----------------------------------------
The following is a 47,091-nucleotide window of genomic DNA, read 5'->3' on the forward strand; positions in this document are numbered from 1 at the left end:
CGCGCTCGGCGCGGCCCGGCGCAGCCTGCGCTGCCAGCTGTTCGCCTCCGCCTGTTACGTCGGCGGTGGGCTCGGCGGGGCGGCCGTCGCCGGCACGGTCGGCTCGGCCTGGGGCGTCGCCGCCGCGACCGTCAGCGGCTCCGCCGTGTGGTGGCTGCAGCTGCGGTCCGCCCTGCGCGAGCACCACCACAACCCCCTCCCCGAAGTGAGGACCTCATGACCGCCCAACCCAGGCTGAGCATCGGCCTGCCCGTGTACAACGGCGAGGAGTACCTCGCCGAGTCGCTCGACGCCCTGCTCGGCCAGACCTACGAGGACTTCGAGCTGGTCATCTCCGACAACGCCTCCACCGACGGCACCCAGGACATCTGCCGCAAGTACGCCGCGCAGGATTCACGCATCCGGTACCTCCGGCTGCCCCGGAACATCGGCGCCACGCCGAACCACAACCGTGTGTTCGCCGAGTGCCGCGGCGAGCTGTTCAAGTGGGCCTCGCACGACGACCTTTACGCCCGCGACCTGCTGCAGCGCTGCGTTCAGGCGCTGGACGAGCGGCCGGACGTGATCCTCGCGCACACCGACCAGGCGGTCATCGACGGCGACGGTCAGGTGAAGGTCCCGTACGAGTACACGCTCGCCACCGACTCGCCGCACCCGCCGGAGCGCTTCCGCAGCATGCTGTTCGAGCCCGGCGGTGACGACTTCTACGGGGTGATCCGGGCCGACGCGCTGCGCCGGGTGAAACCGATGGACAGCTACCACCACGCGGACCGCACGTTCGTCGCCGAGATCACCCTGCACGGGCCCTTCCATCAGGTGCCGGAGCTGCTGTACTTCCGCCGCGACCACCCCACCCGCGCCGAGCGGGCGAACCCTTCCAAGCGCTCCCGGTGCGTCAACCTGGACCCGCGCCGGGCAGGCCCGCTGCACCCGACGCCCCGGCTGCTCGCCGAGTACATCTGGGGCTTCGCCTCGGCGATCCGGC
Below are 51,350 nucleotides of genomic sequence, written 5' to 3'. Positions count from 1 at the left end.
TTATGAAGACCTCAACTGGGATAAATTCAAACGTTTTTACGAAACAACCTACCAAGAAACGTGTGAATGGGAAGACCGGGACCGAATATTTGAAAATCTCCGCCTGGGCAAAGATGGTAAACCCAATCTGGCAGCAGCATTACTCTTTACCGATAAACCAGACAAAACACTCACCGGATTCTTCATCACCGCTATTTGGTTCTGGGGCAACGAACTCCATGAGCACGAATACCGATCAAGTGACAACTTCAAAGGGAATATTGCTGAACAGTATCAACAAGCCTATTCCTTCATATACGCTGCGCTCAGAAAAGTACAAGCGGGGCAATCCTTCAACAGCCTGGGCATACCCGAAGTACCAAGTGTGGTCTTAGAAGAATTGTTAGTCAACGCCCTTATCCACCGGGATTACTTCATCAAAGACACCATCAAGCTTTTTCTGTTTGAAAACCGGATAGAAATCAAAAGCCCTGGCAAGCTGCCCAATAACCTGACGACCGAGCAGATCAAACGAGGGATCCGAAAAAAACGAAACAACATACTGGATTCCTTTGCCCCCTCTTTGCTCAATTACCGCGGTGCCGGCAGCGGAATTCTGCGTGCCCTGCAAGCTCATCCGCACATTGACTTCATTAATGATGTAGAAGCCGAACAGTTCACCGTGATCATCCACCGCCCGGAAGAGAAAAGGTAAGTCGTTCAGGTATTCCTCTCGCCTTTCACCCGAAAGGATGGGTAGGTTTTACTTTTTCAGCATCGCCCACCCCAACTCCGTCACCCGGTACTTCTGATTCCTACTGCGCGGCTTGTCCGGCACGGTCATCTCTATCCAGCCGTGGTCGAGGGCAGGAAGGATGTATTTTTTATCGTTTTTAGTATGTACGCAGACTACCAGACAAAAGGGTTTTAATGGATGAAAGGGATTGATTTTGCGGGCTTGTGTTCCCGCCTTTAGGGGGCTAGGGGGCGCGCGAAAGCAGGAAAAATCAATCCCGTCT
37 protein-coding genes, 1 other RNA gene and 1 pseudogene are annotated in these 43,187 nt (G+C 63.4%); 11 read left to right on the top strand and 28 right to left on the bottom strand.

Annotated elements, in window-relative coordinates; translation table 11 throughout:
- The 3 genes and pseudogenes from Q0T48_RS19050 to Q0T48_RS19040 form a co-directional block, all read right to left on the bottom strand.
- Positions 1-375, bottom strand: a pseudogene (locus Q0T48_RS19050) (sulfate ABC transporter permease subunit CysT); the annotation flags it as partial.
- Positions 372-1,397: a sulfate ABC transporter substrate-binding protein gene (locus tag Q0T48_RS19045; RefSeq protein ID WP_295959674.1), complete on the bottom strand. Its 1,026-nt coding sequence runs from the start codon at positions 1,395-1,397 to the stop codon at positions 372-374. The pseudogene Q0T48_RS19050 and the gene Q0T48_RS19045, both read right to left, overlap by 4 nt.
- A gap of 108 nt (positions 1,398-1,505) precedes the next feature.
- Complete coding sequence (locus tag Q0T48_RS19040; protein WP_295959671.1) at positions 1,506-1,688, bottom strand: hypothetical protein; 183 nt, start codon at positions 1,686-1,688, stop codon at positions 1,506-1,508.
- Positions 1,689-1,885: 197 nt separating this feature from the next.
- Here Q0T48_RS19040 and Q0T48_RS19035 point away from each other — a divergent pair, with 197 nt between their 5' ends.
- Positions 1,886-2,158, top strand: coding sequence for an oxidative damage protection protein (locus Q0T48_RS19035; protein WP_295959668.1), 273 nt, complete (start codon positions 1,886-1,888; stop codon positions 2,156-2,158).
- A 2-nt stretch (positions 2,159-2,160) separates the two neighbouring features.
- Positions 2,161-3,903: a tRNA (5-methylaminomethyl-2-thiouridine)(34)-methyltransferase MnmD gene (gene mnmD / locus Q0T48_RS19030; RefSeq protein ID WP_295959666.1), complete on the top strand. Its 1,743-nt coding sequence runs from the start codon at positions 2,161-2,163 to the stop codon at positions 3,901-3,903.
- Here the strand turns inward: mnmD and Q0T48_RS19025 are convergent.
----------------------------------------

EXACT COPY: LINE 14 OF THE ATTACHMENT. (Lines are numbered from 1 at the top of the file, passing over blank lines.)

- Positions 1,886-2,158, top strand: coding sequence for an oxidative damage protection protein (locus Q0T48_RS19035; protein WP_295959668.1), 273 nt, complete (start codon positions 1,886-1,888; stop codon positions 2,156-2,158).